Background The use of Ultrasonography (US) in rheumatology has considerably increased in the last few years. Evaluation of national osteoarticular US practice may lead to adapt trainings to increase standardization of US practice.
Objectives To describe daily practice of US in French departments of rheumatology in a national multicentre longitudinal study of 3 years follow up.
Methods Each year (T1, T2, T3), questionnaires were sent in order to collect informations concerning the experience of the centres in US practice and ultrasonographers’ experience and practice use. Daily US practice was evaluated by collecting data (indication and results of US examinations) for all US examination performed during one month (September to October) each year. This evaluation was repeated during 3 years.
Results During the 3 years follow up, the number of centres, of ultrasonographers and of US examinations performed per month increased considerably (table). Sonographers were young (mean: 37± 7,9 years) and have been practicing US for (mean) 4 years. 96% of them at T3 had a diploma for US practice (85% at T0) and 89% of them still participated to formations on US after their diploma. 64% used systematic examination for each pathology and 56 % used scoring systems. The 2398 US examinations per month at T3 were performed for inflammatory rheumatisms (60%), mechanical diseases (30%), other indications like Horton/PMR or Gougerot-Sjogren(10%). Concerning inflammatory rheumatism, US were mostly performed for rheumatoid arthritis (RA) (42%) (equally for diagnosis and follow up), for spondyloarthropathy (28%) (essentially for diagnosis) and for unclassified rheumatism (20%).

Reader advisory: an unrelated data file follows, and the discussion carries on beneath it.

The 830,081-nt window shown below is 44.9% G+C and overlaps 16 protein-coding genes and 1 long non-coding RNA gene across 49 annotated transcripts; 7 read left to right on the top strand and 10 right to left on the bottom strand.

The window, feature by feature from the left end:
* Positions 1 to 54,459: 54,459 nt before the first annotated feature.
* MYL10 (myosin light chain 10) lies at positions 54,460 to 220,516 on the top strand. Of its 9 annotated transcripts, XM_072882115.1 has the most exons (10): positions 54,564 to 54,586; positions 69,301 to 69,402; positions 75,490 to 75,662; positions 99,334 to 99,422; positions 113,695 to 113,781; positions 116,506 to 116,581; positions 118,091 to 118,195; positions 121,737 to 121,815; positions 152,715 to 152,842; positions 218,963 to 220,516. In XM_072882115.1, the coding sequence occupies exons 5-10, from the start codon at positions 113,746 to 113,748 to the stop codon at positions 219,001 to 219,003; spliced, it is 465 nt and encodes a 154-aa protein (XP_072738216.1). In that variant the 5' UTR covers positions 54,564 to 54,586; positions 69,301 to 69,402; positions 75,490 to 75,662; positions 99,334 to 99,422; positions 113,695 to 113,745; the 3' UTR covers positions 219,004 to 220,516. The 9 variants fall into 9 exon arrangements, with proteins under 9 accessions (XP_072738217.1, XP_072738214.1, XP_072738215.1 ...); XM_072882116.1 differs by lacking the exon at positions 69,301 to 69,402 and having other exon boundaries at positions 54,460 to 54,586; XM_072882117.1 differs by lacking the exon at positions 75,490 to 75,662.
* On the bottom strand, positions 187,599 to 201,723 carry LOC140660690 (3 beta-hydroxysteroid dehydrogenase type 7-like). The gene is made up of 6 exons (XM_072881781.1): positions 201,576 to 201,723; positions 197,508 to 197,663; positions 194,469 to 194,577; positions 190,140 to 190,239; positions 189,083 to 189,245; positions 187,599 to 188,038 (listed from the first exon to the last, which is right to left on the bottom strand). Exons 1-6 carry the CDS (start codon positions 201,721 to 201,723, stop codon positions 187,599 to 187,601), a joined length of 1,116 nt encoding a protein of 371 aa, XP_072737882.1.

RA examination was quite consensual among rheumatologists as more than 80% of the rheumatologists examined wrists, MCP 2 to 5, PIP 2 to 5 and MTP 2 to 5 for diagnosis and wrists, MCP 2 to 5 and MTP5 for follow up. Concerning Spondyloarthritis, there was no consensus for the joints to examine, but the examination of enthesis was homogeneous with more than 80 % of the rheumatologists practicing examination of the enthesis of lateral epicondyle tendon, patellar ligament, quadricipital tendon, calcaneum tendon and plantar aponevrosis.
Conclusions This national multicentre longitudinal study demonstrated the widespread of US practice among the departments of rheumatology in France in a 3 years follow up. US examinations concerned mostly inflammatory diseases and appeared homogeneous among rheumatologists for RA and for SpA enthesis examinations. Yet, this study showed that only 56% of the rheumatologists used scoring systems and further training and formations should be necessary in order to improve standardization.
Disclosure of Interest None Declared